This blog is aimed at any parent who is looking for advice about child care and early learning. I do not work in this industry. My name is Keira, and I am just another loving parent who wants the best for her child. When my child was 2 years old, I decided to return to work. This was the beginning of my search for child care. Over the next couple of months, I learnt lots of useful things from other mothers and those who work in the industry. I hope this blog helps you to make the right choice when it comes to child care.
Between 2000 and 2015, hospitalisations due anaphylactic shock have tripled in Australian hospitals, and for children, the increase has been even more dramatic. If you have a child with an allergy, you know just how scary this can be, and you have to consider your child's allergies in every part of your life, including child care.
If your child has allergies and you're looking for childcare, consider asking the following questions.
What Is Your Training?
A licensed child care centre is almost always the best option, but it's arguably even more important when your child has an allergy or another health concern. As you talk with various child care centres, ask if they have specific training related to allergies. Many early childhood training courses include classes on this topic.
Talk in depth about what the child care provider would do if your child went into anaphylactic shock. Pay close attention to their answers to ensure they understand the severity of the situation as well as what to do if it occurs.
Can You Create an Allergen-Free Environment?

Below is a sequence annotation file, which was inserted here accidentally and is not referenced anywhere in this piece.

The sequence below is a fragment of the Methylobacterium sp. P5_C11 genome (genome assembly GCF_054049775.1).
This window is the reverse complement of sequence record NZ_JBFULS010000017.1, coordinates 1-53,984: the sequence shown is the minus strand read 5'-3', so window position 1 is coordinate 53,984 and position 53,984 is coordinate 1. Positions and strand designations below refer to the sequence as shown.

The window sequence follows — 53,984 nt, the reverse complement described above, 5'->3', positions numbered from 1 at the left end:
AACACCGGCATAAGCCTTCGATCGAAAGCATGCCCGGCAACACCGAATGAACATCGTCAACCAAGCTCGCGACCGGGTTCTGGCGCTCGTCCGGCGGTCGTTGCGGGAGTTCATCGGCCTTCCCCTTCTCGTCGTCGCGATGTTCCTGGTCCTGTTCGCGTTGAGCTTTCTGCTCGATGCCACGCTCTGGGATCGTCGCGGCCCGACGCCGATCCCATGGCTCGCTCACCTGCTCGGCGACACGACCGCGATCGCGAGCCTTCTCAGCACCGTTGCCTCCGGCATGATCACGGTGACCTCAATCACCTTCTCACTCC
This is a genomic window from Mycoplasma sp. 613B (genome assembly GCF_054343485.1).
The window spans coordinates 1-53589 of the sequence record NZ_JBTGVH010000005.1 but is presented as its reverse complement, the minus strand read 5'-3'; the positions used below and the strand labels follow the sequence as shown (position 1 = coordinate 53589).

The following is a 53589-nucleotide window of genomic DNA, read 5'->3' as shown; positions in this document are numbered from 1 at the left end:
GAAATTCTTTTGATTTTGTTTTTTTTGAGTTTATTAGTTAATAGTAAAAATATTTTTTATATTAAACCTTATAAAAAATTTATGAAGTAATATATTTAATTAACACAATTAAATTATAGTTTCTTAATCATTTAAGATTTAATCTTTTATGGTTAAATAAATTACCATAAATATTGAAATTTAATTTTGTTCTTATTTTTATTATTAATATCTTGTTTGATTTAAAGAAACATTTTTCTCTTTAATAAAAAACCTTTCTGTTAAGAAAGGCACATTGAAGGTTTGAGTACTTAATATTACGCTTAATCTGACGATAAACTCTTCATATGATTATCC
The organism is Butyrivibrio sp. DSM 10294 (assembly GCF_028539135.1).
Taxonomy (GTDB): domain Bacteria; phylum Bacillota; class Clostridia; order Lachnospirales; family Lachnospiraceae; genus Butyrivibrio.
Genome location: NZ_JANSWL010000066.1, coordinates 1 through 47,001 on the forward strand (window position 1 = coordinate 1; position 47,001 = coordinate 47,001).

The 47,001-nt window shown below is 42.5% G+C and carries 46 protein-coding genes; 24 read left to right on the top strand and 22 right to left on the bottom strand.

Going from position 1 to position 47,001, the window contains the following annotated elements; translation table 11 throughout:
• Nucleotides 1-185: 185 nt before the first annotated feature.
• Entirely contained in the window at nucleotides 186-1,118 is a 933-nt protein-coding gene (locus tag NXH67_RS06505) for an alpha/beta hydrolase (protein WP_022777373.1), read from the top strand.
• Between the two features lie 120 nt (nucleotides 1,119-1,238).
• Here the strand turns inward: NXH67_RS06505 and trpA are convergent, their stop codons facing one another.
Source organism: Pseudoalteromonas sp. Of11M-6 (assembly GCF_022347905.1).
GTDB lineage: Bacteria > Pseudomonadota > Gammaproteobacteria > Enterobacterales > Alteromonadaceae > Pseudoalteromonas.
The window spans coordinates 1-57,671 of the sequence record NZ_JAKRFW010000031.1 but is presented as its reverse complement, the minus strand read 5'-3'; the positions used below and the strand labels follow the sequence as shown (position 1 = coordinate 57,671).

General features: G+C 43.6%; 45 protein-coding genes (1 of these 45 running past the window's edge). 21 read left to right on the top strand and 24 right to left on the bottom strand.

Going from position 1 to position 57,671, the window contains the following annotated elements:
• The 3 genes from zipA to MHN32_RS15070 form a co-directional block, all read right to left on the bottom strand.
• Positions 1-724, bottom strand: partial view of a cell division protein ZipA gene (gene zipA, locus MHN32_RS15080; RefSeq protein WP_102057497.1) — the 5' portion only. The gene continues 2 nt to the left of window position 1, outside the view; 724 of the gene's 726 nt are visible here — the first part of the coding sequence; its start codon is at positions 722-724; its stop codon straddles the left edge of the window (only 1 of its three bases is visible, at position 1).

Ideally you want to avoid allergic reactions, so your next question should focus on making an allergen-free environment. Some child care centres may not be able to make that promise. Others, however, will commit to banning peanuts or whichever food your child is allergic to. To be on the safe side, you want a child care centre that can completely ban the problematic food.
How Will You Educate Other Parents?
Typically, if you want to ban a certain food at a child care centre, you need to educate the other parents about the risk. If the other parents truly understand that a child may die if there is peanut dust in the air, they will most likely agree to not sending those foods to the child care centre with their children. However, you probably don't want too much attention focused on your child, and you may want to ensure that the child care providers can educate families while being discreet about your child.
Do You Produce the Food on Site?
That said, even the best-intentioned parents sometimes make mistakes. If you want to truly ensure your child isn't exposed to certain foods, you may want to choose a child care centre where parents don't pack snacks or meals for the children. You may prefer a facility that makes all its own food on site. In this situation, always ask to see the kitchen. You are used to cooking for someone with a severe allergy, so you are likely to be very tuned into cross-contamination risks.